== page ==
In some embodiments, the dynamic current supplies further include third and fourth current devices 670 and 670′. In general, current devices 670 and 670′ have the same conductivity type and geometries, and/or one or more of the same electrical characteristics as current devices 620 and 620′, respectively. By sourcing a current from current devices 670 and 670′ to nodes VX and VX′ dependent on the differential input VI, VI′ received by first and second compensation transistors 660 and 660′, feedback transistors 640 and 640′ can sink some additional current from the differential output node VO, VO′, thereby reducing the voltage at the differential output node VO, VO′ and compensating for the non-ideality in the gain of input transistors 610 and 610′ due to their respective source-drain resistances. However, other configurations are contemplated in accordance with embodiments of the present invention. For example, rather than directly connecting first and second compensation transistors 660 and 660′ to nodes VX and VX′, current mirrors such as current mirror 565 in FIG. 5 may be employed to sink the dynamic/compensation current from the drain terminals of the input transistors 610 and 610′.

In some embodiments, the dynamic current supplies further include an impedance device 680 coupling the source terminal of first transistor 660 and the source terminal of second transistor 660′. When the impedance of the impedance device 680 is equal to the combined source-drain impedance of the input transistors 610 and 610′, the voltage across impedance device 680 will track the output voltage (i.e., the difference in potential between VO + and VO ). In some implementations, and as illustrated in the exemplary illustration of FIG. 7, an exemplary impedance device 680 includes a transistor 683 having source and drain terminals coupled to the source terminals of the first and second transistors 660 and 660′ of the dynamic current supplies. In one implementation, the gate terminal of transistor 683 is coupled to a voltage divider network (e.g., including resistances 687 and 688). Resistances 687 and 688 are coupled to input signals VI and VI +, respectively, thereby setting a quiescent source-drain current across transistor 683. In one implementation, the resistances 687 and 688 in the voltage divider network have the same resistance values. In alternative implementations, the resistance values can be scaled depending on, among other things, the electrical characteristics of current devices 620 and 620′ and of input transistors 610 and 610′ (as shown in FIG. 6). Other implementations of impedance device 680 are contemplated in accordance with various embodiments.

Exemplary Integrated Circuits Configured to Compensate for Gain Error

Referring back to FIG. 5, in some embodiments, an integrated circuit includes a first p-channel MOS (PMOS) transistor 510 with a gate configured to receive an input signal VI, a source configured to receive a first current (for example, a fixed current from current device 520), and a drain configured to receive a dynamic current (e.g., as sunk by transistor 564 of the current mirror 565). In general, the current sunk by transistor 564 is in phase with the fixed current from current device 520. The integrated circuit further includes an n-channel MOS (NMOS) transistor 540 having a drain coupled to the source of the first PMOS transistor 510 and a gate coupled to the drain of the first PMOS transistor 510. The integrated circuit further includes a second PMOS transistor 560 having a gate configured to receive the input signal VI, a source configured to receive a second current (for example, a current from current device 580), and a drain coupled directly or indirectly to the drain of the first PMOS transistor 510 and configured to provide the dynamic current to the first PMOS transistor 510. The body of one or more transistors 510 and 560 can be coupled to their respective sources. The first PMOS transistor 510 and second PMOS transistor 560 can have substantially identical physical structures. In some examples, the source-drain resistances of the first and second PMOS transistors 510 and 560 are substantially equal to each other (e.g., within +/−20%). However, it is contemplated that embodiments of the present invention contemplate transistors having different physical structures and/or electrical characteristics.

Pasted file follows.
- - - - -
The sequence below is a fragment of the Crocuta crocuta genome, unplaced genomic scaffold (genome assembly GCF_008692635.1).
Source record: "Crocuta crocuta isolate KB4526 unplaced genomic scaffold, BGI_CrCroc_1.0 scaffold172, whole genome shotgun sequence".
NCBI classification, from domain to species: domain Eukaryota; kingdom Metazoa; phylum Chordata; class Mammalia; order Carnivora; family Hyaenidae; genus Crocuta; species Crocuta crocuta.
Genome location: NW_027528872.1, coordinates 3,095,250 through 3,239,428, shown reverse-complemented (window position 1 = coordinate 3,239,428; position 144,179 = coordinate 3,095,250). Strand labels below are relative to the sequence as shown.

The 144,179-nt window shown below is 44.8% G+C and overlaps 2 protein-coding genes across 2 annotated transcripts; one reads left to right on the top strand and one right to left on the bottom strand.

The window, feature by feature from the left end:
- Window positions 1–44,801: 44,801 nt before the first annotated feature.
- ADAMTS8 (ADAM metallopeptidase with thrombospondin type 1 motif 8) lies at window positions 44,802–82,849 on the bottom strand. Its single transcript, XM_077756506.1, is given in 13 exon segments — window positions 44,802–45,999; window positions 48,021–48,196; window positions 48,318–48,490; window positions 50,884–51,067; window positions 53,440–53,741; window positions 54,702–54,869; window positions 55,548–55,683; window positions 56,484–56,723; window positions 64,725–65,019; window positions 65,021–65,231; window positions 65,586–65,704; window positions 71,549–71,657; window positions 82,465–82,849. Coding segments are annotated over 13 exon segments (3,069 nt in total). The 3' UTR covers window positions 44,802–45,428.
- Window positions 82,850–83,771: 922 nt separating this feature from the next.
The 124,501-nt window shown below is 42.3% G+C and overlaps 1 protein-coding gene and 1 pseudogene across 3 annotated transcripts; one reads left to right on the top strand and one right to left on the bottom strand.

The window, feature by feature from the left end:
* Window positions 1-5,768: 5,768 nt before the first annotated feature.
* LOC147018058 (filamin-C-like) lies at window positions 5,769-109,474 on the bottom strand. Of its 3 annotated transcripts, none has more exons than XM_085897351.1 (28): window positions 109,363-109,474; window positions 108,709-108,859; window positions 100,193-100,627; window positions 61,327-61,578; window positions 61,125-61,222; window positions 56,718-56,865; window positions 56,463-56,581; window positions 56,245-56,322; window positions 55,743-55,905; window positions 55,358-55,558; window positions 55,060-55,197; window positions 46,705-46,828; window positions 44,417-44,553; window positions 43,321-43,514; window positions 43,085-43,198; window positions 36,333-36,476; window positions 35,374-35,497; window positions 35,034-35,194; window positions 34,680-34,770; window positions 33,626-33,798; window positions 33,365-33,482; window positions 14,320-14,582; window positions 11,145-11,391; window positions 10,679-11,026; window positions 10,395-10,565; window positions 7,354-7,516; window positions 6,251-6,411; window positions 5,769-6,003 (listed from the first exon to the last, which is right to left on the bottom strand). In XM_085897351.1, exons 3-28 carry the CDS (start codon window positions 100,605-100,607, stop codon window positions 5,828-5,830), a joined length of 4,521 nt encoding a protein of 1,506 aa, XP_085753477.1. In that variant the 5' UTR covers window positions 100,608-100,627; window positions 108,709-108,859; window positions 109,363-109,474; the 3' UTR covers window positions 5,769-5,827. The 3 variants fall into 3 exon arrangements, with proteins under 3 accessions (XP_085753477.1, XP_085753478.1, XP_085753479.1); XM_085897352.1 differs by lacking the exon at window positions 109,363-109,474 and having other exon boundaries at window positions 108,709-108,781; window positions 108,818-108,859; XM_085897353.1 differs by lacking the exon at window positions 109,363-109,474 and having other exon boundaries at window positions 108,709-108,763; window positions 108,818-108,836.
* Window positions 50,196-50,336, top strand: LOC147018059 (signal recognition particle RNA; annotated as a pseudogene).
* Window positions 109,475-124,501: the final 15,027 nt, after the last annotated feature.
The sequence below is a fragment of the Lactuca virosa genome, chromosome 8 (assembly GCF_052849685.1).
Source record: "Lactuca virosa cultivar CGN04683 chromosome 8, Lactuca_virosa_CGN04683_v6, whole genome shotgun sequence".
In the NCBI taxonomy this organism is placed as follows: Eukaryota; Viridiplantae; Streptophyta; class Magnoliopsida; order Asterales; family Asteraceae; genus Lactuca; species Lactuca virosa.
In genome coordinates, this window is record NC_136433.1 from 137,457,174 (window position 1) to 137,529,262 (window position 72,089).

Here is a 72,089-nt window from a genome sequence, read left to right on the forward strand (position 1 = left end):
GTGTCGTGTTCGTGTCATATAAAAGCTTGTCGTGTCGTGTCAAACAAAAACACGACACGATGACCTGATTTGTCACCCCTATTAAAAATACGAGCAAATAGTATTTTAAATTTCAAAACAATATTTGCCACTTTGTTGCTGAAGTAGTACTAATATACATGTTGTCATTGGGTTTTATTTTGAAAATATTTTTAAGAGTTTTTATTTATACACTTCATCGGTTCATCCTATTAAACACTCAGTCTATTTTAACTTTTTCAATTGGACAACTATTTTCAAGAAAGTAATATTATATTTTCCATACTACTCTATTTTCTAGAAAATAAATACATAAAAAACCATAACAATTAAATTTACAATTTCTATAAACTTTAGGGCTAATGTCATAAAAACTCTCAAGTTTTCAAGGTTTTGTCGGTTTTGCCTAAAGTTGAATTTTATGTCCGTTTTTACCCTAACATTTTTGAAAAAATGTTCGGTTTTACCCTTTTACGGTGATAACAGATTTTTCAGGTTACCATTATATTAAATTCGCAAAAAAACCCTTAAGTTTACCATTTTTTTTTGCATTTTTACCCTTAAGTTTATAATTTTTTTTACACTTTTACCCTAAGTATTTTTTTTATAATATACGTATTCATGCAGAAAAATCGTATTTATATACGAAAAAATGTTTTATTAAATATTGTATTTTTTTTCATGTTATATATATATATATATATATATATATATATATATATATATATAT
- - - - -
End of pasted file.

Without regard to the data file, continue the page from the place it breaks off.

As shown in FIG. 5, the integrated circuit has at least two MOS transistors 562 and 564 configured to couple the drain of second PMOS transistor 560 to the drain of first PMOS transistor 510. For example, the first MOS transistor 562 has a source coupled to the drain of the second PMOS transistor 560, and the second MOS transistor 564 has a source coupled to the drain of the first PMOS transistor 510. The gates of MOS transistors 562 and 564 can be coupled to the source of the first MOS transistor 562. The first and second MOS transistors 562 and 564 can have the same structure as the first and second PMOS transistors 510 and 560 or different structures, as may be determined in accordance with various design choices and/or performance criteria.

In other embodiments, and referring to the exemplary illustration of FIG. 6, the integrated circuit can further include a third PMOS transistor 610′ with a gate configured to receive a complementary input signal VI , a source configured to receive a third current (for example, a current from current device 620′), and a drain configured to receive a dynamic current. A second NMOS transistor 640′ can have a drain coupled to the source of the third PMOS transistor 610′ and a gate coupled to the drain of the third PMOS transistor 610′. In some embodiments, a fourth PMOS transistor 660′ can have a gate configured to receive the complementary input signal VI , a source configured to receive a fourth current (for example, a current from current device 670′), and a drain coupled to the drain of the third PMOS transistor 610′. In general, second and fourth PMOS transistors 660 and 660′ are configured to provide the dynamic current to the first and third PMOS transistors 610 and 610′.